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8/14 UWTP Lesser Yellowlegs

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  • Chuck and Barbara Vaughn
    Greetings Mendobirders- Steve Stump called me to report 2 Lesser Yellowlegs at the Ukiah Wastewater Treatment Plant late this morning. The birds with a
    Message 1 of 4 , Aug 14, 2012
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      Greetings Mendobirders- Steve Stump called me to report 2 Lesser
      Yellowlegs at the Ukiah Wastewater Treatment Plant late this morning. The
      birds with a single Greater Yellowlegs, and they were all on the levee to
      the east of the evaporation sprinklers.

      Steve Stump


      --
      Chuck and Barbara Vaughn
      Ukiah, CA
    • George Chaniot
      Wed, 15 Aug 2012 -- This morning there was continuing LESSER YELLOWLEGS at the Ukiah Wastewater Treatment Plant on the levee east of the sprinklers. It
      Message 2 of 4 , Aug 15, 2012
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        Wed, 15 Aug 2012 -- This morning there was continuing LESSER YELLOWLEGS at
        the Ukiah Wastewater Treatment Plant on the levee east of the sprinklers. It
        appeared to be a juvenile. There was also a single GREATER YELLOWLEGS for
        comparison molting out of breeding plumage, and three LONG-BILLED
        DOWITCHERS.
        For a full list see
        <http://ebird.org/ebird/view/checklist?subID=S11348256>

        At the Mendocino College sedimentation pond there was a single immature
        COMMON GALLINULE on the upper pond, still quite denuded, and on the lower
        pond there was an adult gallinule, colors much faded from the height of the
        breeding season.

        George Chaniot
        Potter Valley, MEN, CA


        > From: "Chuck and Barbara Vaughn" <cevaughn@...>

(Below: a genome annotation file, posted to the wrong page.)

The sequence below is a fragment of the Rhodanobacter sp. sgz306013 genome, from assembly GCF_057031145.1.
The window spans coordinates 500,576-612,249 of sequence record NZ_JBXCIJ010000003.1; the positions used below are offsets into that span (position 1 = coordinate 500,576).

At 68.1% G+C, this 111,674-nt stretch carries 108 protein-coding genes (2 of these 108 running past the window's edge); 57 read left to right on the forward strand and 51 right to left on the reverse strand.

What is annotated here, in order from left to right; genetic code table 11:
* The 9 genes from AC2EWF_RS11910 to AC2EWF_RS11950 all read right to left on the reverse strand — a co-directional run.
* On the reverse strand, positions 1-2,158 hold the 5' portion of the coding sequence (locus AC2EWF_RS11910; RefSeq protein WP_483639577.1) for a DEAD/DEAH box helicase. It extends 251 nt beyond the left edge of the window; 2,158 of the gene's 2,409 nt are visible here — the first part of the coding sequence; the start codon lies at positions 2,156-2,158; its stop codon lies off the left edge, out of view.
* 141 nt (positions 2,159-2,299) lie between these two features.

> Date: Tue, 14 Aug 2012 13:44:17 -0700 (PDT)
        > To: "Mendobirds" <Mendobirds@yahoogroups.com>
        > Subject: [Mendobirds] 8/14 UWTP Lesser Yellowlegs
        >
        > Greetings Mendobirders- Steve Stump called me to report 2 Lesser
        > Yellowlegs at the Ukiah Wastewater Treatment Plant late this morning. The
        > birds with a single Greater Yellowlegs, and they were all on the levee to
        > the east of the evaporation sprinklers.
        >
        > Steve Stump
        >
        >
        > --
        > Chuck and Barbara Vaughn
        > Ukiah, CA
        >
        >
        >
        > ------------------------------------
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      • Kate Marianchild
        Hello Birders All, I know Steller s jays imitate red-tailed hawks, and I have heard that western scrub-jays also do (can t remember if I ve actually observed
        Message 3 of 4 , Aug 17, 2012
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          Hello Birders All,

          I know Steller's jays imitate red-tailed hawks, and I have heard that western scrub-jays also do (can't remember if I've actually observed it). Can anyone tell me for certain one way or the other from personal observation (or can you direct me to documentation?)

          I'm writing now about western scrub-jays and would also be interested in any quirky, amusing, or otherwise interesting behaviors anyone has observed. It has been amazing to read research on their intelligence...capacity for imagination, mental time travel, and tracking the passage of time.

          Thanks!

          Kate






          Kate Marianchild
          Nature Writer
          Currently writing Secrets of the Oak
          Woodlands, a book about the interrelationships,
          survival strategies, and social structures
          of the animals and plants of California's
          oak woodlands. Secrets of the Oak Woodlands
          will be published by Heyday in 2013.



          [Non-text portions of this message have been removed]
        • Janet Rosen
          Kate, about 6 years ago, when I was still living in San Francisco, I did directly hear and then see a scrub jay imitate a red-shouldered hawk. This was at
          Message 4 of 4 , Aug 18, 2012
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            Kate, about 6 years ago, when I was still living in San Francisco, I did directly hear and then see a scrub jay imitate a red-shouldered hawk. This was at North Lake, in the Chain of Lakes, an area I had birded regularly since 1983. I heard a red-shouldered hawk's typical screaming, but it seemed to be coming from an atypically low perch in shrubbery on the southwest side between the path and the lake. On inspection, I was amazed to discover the screamer was a scrub jay. I had no idea they did that, and after he flew off I returned home to read up on it online!

            [Non-text portions of this message have been removed]
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